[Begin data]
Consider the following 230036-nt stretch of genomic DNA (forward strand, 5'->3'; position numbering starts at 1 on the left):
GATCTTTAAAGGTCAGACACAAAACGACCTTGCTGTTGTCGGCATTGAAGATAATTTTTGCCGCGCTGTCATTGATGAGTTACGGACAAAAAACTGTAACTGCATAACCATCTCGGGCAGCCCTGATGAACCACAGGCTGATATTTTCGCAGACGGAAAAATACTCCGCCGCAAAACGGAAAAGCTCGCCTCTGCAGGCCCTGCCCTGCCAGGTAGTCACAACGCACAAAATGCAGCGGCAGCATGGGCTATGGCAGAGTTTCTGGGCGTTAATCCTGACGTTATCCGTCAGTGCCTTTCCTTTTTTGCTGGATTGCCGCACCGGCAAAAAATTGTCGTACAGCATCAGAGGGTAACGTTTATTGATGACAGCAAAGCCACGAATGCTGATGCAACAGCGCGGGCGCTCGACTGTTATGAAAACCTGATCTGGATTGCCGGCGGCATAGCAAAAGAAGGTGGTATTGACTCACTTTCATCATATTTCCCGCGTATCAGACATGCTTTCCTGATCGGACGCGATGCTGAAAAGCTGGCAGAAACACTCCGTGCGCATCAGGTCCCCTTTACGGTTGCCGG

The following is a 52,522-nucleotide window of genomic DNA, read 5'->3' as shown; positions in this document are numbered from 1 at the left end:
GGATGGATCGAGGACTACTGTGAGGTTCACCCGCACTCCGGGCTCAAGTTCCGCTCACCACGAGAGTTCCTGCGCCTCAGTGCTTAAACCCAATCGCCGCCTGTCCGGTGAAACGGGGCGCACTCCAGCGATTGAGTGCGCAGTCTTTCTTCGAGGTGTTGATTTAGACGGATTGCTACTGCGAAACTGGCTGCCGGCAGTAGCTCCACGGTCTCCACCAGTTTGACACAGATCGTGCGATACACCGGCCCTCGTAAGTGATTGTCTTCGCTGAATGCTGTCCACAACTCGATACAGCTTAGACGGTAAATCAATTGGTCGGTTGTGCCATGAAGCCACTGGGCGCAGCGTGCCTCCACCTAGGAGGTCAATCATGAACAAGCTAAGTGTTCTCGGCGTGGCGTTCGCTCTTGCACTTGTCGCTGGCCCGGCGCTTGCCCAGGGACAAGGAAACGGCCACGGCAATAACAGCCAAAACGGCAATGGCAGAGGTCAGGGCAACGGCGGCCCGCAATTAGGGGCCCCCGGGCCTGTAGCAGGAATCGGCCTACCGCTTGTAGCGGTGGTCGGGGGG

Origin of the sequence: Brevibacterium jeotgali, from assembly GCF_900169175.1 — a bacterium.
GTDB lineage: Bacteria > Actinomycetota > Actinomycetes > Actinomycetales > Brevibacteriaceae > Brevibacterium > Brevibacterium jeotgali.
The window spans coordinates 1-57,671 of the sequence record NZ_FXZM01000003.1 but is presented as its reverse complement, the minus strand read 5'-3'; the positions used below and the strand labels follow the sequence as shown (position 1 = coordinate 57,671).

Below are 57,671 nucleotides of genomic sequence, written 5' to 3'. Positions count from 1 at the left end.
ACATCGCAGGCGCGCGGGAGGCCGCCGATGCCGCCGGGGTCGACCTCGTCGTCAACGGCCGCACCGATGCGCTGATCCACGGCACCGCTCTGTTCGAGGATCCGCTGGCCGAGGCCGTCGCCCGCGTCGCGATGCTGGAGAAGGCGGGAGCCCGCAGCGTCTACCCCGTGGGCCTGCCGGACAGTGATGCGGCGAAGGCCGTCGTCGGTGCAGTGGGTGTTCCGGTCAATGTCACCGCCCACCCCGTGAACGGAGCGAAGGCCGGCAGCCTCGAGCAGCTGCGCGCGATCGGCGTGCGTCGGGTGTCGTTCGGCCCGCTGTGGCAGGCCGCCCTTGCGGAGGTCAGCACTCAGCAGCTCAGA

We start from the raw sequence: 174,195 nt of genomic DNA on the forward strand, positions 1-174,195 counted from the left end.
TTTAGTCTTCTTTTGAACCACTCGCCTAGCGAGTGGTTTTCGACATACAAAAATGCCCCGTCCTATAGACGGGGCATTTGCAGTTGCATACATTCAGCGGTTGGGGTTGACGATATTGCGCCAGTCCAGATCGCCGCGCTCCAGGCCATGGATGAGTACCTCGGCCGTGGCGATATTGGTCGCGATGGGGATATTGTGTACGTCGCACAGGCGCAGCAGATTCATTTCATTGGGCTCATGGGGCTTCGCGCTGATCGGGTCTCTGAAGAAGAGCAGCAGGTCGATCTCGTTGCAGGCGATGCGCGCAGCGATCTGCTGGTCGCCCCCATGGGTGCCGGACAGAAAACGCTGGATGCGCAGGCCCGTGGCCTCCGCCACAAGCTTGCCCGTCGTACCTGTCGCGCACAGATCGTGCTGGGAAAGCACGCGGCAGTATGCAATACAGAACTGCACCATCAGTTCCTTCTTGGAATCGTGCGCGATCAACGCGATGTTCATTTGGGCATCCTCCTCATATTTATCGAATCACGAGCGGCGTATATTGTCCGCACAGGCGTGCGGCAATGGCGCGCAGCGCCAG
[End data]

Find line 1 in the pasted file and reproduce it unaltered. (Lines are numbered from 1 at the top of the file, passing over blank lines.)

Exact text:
Consider the following 230036-nt stretch of genomic DNA (forward strand, 5'->3'; position numbering starts at 1 on the left):